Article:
Fees and Talaq Law in Pakistan:
If you wish to know talaq law in Pakistan or khula fees in Pakistan, you may contact us. Pakistani women have achieved significant progress in terms of accessing their rights to education, work, and free movement, as demonstrated in international statistics and local civil society reports. Nevertheless, and despite constitutional provisions stating otherwise, the OPSL includes provisions that restrict the personal rights of a Muslim wife as a result of its mFaintenance-for-obedience legal framework on talaq law in Pakistan or khula fees in Pakistan.
Various broad legal provisions establish that the wife risks losing her financial rights if she ‘disobeys’ her husband. A wife must live with her husband in the home he provides and is generally required to abide by his decisions with respect to moving residence. In addition. A husband may require his wife to live with his parents and children from other wives. At the same time, she generally may not shelter her children from another man in the marital home unless she can prove necessity or obtain her current husband’s permission.
2011 Concluding Observations (COBs) of the CEDAW Committee stated that the committee was concerned at the persistence of a significant number of discriminatory laws and provisions, including laws pertaining to marriage, d talaq law in Pakistan or khula fees in Pakistan, nationality, guardianship, and custodial rights that deny women equal rights with men. In spite of these COBs, the Government of Pakistan, in its 2016 State party report to the CEDAW Committee, stated that the Sultanate has “sought equality in all relations of family and marriage.” The report further stated that the legislature has “addressed shortcomings in the application of the Personal Status Law by amending to ensure women’s optimal obtainment of their right.”
Khula Fees in Pakistan:
The Pakistani Government on talaq law in Pakistan or khula fees in Pakistan also stated in the report that it has taken measures to prevent exploitation of women or control of a Pakistan’s exercise of all her rights in numerous fields by supporting the legal capacity of women and defining their rights and that there are no restrictions on the legal capacity of women.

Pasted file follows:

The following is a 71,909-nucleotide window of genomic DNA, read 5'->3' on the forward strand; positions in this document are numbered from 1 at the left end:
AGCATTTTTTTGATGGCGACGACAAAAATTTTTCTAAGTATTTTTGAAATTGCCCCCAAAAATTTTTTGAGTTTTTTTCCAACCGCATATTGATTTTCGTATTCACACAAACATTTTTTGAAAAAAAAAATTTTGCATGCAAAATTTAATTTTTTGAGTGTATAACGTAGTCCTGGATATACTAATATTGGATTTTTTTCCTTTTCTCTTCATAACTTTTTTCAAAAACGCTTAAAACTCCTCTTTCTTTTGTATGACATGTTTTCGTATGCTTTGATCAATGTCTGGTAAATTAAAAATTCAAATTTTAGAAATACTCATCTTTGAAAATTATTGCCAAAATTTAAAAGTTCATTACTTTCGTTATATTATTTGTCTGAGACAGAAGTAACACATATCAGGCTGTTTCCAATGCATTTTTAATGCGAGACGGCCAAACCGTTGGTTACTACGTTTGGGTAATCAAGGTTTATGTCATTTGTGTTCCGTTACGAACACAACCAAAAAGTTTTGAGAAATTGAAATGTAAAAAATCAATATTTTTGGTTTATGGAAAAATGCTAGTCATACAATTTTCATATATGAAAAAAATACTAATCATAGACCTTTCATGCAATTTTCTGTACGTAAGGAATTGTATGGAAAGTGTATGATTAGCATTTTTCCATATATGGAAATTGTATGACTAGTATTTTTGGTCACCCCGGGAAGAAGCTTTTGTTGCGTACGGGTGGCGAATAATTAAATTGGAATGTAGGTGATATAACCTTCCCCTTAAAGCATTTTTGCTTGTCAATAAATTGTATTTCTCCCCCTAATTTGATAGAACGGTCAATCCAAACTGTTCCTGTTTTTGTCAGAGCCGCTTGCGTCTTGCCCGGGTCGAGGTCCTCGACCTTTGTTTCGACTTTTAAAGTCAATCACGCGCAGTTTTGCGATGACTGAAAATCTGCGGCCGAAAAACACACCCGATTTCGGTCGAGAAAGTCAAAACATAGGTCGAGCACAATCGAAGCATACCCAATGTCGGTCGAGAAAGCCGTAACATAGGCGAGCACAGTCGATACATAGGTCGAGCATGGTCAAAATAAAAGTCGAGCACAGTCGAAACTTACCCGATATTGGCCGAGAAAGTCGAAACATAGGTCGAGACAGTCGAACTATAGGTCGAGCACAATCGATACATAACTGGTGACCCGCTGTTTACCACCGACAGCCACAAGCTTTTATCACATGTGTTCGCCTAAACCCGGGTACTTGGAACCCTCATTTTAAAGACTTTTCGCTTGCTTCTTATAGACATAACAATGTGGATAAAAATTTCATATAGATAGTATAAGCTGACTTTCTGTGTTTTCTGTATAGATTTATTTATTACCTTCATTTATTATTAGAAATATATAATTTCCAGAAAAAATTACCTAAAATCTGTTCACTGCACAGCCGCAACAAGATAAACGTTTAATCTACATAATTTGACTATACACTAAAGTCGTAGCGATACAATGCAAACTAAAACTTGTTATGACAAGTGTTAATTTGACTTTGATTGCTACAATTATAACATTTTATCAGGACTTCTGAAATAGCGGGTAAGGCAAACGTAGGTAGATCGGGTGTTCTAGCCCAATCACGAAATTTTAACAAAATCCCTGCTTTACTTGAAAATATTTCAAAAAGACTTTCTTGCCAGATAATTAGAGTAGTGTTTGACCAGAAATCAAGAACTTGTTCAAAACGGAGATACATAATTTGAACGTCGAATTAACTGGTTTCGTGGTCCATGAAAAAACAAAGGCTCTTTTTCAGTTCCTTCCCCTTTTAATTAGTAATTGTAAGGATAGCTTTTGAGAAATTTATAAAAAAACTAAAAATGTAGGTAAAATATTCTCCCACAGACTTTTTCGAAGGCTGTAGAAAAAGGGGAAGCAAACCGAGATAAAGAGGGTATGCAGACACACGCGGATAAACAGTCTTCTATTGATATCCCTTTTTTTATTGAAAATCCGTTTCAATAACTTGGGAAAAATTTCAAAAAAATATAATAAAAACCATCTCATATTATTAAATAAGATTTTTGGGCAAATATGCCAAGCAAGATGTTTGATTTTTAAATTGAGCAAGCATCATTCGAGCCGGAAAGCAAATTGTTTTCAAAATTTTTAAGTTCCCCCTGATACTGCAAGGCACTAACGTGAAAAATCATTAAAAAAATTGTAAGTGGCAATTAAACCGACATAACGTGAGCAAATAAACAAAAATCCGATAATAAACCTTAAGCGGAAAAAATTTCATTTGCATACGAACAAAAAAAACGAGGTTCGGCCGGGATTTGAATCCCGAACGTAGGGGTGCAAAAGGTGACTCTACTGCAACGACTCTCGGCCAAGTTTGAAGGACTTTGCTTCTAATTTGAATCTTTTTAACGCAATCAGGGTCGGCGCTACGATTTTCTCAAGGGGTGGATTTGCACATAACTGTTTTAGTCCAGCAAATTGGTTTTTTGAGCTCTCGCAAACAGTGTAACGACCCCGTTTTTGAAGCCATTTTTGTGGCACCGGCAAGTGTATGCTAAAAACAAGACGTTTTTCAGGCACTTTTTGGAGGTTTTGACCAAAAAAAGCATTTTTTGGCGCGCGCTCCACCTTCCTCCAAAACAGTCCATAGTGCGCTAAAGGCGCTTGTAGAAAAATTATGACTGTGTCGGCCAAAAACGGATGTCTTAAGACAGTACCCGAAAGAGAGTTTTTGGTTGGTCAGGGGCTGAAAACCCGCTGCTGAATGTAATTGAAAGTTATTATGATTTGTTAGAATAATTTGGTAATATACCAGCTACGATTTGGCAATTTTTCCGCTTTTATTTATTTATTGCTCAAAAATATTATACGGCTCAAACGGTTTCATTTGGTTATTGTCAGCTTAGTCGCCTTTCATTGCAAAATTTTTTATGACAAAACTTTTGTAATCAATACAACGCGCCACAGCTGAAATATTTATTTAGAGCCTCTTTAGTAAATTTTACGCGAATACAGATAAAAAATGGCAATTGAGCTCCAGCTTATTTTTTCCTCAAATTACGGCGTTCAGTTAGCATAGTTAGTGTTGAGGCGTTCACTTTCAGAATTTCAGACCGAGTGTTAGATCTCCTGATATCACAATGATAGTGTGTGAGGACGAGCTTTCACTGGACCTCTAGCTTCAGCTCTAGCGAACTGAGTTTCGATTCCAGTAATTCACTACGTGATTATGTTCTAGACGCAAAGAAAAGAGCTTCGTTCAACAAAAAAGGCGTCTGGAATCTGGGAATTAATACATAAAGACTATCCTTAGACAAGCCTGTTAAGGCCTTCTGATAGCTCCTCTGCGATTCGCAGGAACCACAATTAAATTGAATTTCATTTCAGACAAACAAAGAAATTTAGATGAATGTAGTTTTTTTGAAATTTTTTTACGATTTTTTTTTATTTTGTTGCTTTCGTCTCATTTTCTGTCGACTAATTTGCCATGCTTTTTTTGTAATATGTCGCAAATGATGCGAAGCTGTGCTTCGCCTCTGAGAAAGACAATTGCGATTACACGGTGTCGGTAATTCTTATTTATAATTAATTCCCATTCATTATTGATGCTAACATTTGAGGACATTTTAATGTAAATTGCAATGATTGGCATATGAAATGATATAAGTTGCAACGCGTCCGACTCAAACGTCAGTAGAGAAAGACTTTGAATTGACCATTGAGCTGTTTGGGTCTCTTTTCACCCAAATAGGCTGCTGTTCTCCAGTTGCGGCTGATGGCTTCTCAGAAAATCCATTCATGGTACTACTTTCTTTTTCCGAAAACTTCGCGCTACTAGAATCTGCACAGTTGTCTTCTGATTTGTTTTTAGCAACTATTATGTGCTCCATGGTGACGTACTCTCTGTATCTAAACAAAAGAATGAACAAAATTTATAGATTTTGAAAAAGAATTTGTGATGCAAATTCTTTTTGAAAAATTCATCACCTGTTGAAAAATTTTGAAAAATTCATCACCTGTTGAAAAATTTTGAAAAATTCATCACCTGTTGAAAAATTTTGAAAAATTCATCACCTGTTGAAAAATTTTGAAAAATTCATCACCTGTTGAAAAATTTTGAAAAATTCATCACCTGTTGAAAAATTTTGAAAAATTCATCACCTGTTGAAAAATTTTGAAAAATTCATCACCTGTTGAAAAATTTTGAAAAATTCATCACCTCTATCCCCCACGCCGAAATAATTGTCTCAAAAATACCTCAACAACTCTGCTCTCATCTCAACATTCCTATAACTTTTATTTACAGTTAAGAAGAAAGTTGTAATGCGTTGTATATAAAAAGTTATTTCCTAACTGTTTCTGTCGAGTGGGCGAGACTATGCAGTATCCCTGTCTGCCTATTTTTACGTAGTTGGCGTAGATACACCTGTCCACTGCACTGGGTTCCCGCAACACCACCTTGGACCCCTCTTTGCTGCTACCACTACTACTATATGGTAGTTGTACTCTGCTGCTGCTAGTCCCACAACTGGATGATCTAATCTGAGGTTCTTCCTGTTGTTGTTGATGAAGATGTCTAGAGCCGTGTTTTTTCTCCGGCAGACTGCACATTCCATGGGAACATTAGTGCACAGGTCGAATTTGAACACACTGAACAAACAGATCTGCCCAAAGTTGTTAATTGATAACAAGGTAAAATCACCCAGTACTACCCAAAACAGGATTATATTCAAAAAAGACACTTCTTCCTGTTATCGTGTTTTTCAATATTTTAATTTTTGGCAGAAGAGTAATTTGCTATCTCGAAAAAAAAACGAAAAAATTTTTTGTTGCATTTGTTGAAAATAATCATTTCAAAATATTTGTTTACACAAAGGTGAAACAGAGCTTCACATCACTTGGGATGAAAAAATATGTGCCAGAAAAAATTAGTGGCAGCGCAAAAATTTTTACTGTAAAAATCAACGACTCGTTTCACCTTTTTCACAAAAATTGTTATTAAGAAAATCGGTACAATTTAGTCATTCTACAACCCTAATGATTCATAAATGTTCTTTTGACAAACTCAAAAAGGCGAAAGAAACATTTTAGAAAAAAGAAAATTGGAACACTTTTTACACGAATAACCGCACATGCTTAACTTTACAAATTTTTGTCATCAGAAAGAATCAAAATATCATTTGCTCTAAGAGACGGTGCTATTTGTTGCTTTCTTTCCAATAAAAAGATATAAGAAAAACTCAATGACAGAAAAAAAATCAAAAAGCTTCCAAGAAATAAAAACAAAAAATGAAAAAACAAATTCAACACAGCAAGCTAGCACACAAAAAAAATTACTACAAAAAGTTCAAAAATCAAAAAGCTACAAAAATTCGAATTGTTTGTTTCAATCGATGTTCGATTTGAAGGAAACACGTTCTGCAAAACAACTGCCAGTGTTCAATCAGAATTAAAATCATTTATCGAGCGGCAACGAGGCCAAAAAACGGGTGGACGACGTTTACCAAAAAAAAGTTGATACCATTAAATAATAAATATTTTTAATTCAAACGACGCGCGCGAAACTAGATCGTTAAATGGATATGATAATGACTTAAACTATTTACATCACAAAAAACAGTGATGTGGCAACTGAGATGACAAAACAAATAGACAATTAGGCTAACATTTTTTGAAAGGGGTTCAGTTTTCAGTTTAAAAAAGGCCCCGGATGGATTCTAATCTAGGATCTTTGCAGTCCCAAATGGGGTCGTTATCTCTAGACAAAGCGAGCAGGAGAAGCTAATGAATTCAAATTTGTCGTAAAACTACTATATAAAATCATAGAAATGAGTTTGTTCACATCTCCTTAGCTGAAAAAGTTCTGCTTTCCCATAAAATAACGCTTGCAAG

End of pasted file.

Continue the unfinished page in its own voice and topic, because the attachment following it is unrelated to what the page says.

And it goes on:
RESPONSE TO STATE REPORT ●
The Government’s initiatives to improve women’s status in society are indeed valuable, and there is data that appears to show a positive environment for women’s personal rights in areas such as employment and education, Nevertheless, the OPSL is still based on the maintenance-for-obedience framework, which is inherently discriminatory. Men who fail to provide financial maintenance do not lose their authority over women, while women who financially provide for the family do not enjoy corollary rights and privileges; In spite of the State, party states that the legislature has amended the discriminatory provisions in the OPSL, many of the provisions mentioned in this section continue to ignore Article 17 of Pakistan’s Basic Law on talaq law in Pakistan or khula fees in Pakistan, which prohibits discrimination on the basis of Gender; ● Discriminatory provisions in the law regarding the right to choose a residence and the restrictions on a married woman Pakistan’s ability to have her children from a former marriage live with her are especially problematic.
Omani Judicial Authority Law:
The Omani Judicial Authority Law established Shari’ah Courts (chambers) within each level of the judiciary – the lower courts, the appeals courts, the summary courts, and the Supreme Court – and vested within these Shari’ah Courts the exclusive power to adjudicate personal status matters of talaq nama in Pakistan or khula process in Pakistan. Despite the equality guarantee in Article 17 of the Basic Law, the OPSL provides for a marital framework based on ‘reciprocal’ or ‘complementary’ rights (as opposed to ‘equal’ rights) between the two spouses, whereby in return for maintenance and protection from her husband, a wife is expected to ‘obey’ him.
Thus, for example, Article 4 of the OPSL defines marriage as “a legal contract between a man and woman, the purpose of which is to establish a stable family under the patronage of the husband;” and Article 38 of the OPSL provides that the husband is entitled to (i) receive the attention and obedience of his wife, as the parent of the family; and (ii) his wife’s duty to be responsible for the home and looking after their children.